NCAA’s Elite 8 Is Set; A Listing Of Weekend Games

March 29, 2014

Kentucky came back to beat defending champ Louisville, and Michigan State upset Virginia Friday night, as the NCAA men’s basketball championship finalized its Elite Eight lineup.

Those teams were joined by Michigan, which held off a second-half comeback by Tennessee, and Connecticut, which took out Iowa State. Four other schools had already advanced after Thursday’s games.

This weekend’s winners will have several days’ rest before playing in the Final Four, which begins next Saturday. On today’s Weekend Edition, NPR’s Tom Goldman predicts this lineup: Florida, Arizona, Michigan State and Kentucky.

Here’s a listing of the games (all times Eastern):

Saturday’s Games:

  • Florida (No. 1) vs. Dayton (No. 11) in the South final at 6:09 p.m.
  • Arizona (No. 1) vs. Wisconsin (No. 2) in the West final at 8:49 p.m.

Sunday’s Games:

  • Michigan (No. 2) vs. Kentucky (No. 8) in the Midwest final at 5:05 p.m.
  • Michigan St. (No. 4) vs. Connecticut (No. 7 ) in the East final at 2:20 p.m.

Update at 2 p.m. ET: Women’s Sweet 16

The NCAA women’s tournament operates one step behind the men’s, in terms of brackets. So while there are only eight men’s teams left, there are still 16 teams in the women’s tourney. We’ll have more about that as the contenders get whittled down.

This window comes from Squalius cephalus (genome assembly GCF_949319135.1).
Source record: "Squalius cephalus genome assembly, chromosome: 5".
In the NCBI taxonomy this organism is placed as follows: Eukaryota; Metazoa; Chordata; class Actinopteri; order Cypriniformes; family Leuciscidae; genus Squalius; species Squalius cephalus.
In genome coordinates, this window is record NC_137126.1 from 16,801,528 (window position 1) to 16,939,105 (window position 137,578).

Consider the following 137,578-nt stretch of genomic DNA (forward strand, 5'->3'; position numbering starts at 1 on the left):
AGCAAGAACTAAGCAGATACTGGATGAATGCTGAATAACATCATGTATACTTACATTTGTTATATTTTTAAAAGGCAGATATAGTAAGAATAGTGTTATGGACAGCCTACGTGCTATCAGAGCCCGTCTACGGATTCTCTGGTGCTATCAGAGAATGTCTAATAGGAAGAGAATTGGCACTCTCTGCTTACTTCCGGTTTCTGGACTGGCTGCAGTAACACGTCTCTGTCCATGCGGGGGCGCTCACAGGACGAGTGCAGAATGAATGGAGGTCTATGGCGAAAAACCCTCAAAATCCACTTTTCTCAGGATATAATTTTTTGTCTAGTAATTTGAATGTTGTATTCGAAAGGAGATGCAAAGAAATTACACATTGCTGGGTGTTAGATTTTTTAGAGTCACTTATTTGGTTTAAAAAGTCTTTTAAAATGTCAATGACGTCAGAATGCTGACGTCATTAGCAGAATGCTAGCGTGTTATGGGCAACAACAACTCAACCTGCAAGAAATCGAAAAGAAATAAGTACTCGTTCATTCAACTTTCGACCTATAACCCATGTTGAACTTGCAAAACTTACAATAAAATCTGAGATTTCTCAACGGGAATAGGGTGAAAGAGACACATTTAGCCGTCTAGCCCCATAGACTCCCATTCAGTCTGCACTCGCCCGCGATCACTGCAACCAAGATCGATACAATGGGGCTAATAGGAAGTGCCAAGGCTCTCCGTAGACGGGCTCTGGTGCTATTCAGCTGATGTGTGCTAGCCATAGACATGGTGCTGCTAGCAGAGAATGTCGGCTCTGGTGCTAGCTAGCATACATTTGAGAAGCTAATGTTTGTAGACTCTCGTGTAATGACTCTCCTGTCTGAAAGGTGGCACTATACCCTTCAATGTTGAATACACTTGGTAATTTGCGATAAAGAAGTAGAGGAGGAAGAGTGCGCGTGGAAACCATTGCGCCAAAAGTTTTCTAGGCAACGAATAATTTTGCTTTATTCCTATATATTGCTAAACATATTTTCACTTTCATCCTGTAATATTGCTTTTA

For now, you can follow the women’s bracket at the NCAA site, or watch the games today and Sunday. Compelling matchups include No. 1 seed UConn vs. No. 12 seed BYU, and neighbor schools South Carolina and North Carolina.

The women’s Elite 8 will play on Monday and Tuesday.

Our original post continues:

The tournament is competing for headlines with another big college sports story this week, as college football players got an early go-ahead to form a union. That led NPR’s Alan Greenblatt to ask the question, “Would March Be Less Mad If Players Were Paid?”

Alan talked to ESPN basketball analyst Jay Bilas, a former Duke basketball player, about the NCAA’s claim that the game would be irrevocably changed if college athletes were treated as employees.

“It’s another NCAA scare tactic,” Bilas says. “They’re saying it’s going to crumble when they talk about giving the athletes a penny over their expenses, and it’s wrong.”

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